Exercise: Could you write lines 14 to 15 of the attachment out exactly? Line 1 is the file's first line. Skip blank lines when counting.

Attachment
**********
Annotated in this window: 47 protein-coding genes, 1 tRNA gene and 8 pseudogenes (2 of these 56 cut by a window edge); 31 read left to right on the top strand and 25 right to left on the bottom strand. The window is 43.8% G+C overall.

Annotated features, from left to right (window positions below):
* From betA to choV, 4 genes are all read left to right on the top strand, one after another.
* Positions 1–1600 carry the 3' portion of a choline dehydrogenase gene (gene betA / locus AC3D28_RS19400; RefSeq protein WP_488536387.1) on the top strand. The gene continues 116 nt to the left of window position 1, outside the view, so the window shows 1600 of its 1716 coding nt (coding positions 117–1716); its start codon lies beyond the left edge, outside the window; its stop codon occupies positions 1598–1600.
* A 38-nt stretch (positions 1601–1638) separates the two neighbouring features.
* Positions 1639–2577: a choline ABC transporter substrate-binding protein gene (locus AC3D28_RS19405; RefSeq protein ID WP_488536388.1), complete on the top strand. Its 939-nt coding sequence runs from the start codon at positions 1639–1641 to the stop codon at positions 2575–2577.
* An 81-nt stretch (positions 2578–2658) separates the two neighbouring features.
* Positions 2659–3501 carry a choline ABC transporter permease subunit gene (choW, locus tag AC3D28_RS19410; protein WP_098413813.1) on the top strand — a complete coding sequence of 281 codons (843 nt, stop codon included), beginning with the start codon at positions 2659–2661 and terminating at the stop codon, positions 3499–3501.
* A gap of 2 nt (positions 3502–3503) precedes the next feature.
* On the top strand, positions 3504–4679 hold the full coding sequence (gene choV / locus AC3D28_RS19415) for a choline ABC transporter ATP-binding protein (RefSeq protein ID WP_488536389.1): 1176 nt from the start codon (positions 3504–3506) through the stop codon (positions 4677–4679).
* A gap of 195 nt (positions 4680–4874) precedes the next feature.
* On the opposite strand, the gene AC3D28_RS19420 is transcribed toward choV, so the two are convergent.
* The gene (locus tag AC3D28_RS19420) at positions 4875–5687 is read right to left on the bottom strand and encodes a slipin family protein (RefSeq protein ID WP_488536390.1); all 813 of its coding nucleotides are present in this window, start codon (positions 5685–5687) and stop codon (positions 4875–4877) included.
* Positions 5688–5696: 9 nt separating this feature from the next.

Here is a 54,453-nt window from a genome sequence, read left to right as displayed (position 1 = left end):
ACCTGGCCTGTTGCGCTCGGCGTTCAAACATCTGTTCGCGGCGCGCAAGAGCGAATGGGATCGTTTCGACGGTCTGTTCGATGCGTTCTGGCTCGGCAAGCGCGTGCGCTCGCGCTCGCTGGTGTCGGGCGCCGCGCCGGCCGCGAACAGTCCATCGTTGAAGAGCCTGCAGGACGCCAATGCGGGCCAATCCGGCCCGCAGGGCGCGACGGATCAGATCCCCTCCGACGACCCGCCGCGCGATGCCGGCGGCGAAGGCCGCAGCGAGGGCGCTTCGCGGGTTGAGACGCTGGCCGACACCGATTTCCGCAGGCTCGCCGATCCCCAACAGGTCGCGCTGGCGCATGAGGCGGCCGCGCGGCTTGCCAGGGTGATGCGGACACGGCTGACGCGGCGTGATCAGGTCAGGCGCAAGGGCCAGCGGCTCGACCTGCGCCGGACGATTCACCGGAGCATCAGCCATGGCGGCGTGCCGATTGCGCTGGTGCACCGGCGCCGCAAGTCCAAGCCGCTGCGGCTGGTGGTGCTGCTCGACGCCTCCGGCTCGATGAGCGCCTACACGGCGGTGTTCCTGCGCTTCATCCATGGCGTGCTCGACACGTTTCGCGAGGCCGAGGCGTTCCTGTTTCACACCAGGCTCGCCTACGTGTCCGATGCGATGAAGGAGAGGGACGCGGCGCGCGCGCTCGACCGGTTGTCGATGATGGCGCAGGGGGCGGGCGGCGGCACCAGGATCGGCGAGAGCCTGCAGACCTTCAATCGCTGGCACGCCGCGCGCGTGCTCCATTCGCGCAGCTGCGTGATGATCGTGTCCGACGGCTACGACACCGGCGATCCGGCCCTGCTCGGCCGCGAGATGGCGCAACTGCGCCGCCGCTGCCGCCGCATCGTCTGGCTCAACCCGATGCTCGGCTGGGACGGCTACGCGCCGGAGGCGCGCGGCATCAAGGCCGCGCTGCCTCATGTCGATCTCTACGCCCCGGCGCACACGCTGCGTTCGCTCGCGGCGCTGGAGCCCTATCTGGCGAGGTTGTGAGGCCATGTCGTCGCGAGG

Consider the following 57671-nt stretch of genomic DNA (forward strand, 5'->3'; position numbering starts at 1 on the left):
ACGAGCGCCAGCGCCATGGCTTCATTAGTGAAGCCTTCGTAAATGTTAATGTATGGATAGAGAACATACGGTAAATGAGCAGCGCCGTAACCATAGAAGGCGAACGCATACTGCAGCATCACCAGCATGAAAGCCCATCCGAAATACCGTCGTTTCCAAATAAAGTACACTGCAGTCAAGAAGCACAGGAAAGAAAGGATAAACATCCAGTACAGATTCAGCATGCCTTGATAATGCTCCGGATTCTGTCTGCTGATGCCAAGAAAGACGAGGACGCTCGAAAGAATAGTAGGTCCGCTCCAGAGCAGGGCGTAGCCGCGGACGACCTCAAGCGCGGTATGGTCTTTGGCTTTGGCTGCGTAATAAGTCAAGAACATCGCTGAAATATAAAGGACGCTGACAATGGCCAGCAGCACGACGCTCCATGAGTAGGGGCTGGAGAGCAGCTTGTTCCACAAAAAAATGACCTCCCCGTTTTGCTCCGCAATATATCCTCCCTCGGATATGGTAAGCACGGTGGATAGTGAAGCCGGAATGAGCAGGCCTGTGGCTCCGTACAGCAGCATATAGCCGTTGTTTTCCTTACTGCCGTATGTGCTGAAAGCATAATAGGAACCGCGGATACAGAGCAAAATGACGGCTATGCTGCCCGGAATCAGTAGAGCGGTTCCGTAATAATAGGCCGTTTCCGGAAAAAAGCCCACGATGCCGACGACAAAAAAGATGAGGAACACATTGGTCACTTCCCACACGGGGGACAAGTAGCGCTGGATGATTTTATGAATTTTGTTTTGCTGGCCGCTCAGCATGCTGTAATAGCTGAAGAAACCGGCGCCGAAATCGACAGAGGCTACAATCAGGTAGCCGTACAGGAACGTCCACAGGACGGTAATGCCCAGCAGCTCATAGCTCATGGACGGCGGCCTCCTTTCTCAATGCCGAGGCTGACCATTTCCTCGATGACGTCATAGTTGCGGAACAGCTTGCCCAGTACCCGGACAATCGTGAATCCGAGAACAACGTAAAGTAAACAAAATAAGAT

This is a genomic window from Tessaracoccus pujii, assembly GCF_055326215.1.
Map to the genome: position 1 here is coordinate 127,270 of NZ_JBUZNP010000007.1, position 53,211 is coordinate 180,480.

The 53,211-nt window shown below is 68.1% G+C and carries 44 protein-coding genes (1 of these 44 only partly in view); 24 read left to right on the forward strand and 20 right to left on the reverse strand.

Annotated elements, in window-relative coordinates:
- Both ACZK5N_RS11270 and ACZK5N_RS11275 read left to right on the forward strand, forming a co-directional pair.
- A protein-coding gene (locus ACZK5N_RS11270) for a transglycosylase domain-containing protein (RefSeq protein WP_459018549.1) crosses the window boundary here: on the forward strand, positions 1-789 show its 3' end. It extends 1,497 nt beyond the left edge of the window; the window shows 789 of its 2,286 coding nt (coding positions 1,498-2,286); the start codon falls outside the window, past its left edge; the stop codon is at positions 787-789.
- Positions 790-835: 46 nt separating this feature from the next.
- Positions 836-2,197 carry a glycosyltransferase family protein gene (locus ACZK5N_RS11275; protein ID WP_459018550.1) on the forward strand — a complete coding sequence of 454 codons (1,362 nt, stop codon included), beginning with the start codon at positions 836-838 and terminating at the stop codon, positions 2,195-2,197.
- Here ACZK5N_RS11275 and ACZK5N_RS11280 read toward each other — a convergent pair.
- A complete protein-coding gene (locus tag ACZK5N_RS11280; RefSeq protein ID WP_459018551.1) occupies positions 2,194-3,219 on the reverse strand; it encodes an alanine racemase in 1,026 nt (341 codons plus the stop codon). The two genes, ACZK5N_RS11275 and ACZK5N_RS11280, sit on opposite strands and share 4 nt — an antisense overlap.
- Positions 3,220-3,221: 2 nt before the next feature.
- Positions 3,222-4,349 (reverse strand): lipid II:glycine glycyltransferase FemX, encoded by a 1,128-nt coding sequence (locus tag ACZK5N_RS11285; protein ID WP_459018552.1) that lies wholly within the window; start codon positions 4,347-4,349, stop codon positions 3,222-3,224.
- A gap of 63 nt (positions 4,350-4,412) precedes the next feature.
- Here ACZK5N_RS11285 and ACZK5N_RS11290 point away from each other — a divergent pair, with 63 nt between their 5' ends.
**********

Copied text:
* Positions 5688–5696: 9 nt separating this feature from the next.

Here is a 54,453-nt window from a genome sequence, read left to right as displayed (position 1 = left end):